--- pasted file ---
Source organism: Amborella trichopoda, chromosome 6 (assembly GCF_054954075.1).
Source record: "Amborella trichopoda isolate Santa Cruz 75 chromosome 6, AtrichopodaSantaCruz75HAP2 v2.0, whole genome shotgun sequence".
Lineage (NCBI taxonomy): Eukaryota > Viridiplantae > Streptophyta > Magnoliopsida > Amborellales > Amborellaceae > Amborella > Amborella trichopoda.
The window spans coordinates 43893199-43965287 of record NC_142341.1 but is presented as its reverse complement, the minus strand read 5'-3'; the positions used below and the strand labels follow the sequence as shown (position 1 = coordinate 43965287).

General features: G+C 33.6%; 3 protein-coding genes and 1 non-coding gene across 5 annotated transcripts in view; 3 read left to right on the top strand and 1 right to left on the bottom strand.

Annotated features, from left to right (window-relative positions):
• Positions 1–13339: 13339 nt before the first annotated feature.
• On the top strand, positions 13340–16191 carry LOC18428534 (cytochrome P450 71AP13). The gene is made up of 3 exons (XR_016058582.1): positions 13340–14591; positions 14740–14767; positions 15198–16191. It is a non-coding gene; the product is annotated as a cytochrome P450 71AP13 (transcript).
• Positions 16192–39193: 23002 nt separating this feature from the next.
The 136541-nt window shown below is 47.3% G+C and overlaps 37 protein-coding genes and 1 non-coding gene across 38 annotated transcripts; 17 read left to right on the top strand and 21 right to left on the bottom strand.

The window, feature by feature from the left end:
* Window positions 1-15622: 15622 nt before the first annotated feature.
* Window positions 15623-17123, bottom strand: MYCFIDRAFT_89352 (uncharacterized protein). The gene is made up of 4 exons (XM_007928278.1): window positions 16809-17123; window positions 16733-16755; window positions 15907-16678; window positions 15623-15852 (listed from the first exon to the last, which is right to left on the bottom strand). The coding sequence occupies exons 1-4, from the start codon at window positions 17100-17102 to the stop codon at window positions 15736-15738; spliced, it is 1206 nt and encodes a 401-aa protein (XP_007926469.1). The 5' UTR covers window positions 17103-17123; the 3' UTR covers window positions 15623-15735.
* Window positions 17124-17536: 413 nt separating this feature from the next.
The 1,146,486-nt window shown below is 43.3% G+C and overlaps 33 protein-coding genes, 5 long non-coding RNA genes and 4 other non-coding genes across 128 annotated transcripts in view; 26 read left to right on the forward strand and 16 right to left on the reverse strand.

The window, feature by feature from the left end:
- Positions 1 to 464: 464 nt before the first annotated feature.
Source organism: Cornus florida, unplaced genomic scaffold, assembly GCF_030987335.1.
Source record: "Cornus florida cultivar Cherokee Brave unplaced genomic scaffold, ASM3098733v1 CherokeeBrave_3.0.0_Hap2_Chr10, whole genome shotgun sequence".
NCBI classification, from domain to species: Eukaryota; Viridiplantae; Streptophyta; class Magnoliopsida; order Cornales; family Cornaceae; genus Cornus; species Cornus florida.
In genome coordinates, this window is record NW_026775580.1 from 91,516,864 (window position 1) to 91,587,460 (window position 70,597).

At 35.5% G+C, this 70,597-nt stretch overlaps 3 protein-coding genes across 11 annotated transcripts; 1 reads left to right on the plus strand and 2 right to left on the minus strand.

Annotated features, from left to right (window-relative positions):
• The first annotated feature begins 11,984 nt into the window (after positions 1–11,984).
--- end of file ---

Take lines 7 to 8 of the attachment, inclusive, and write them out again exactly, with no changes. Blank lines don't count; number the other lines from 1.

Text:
• Positions 1–13339: 13339 nt before the first annotated feature.
• On the top strand, positions 13340–16191 carry LOC18428534 (cytochrome P450 71AP13). The gene is made up of 3 exons (XR_016058582.1): positions 13340–14591; positions 14740–14767; positions 15198–16191. It is a non-coding gene; the product is annotated as a cytochrome P450 71AP13 (transcript).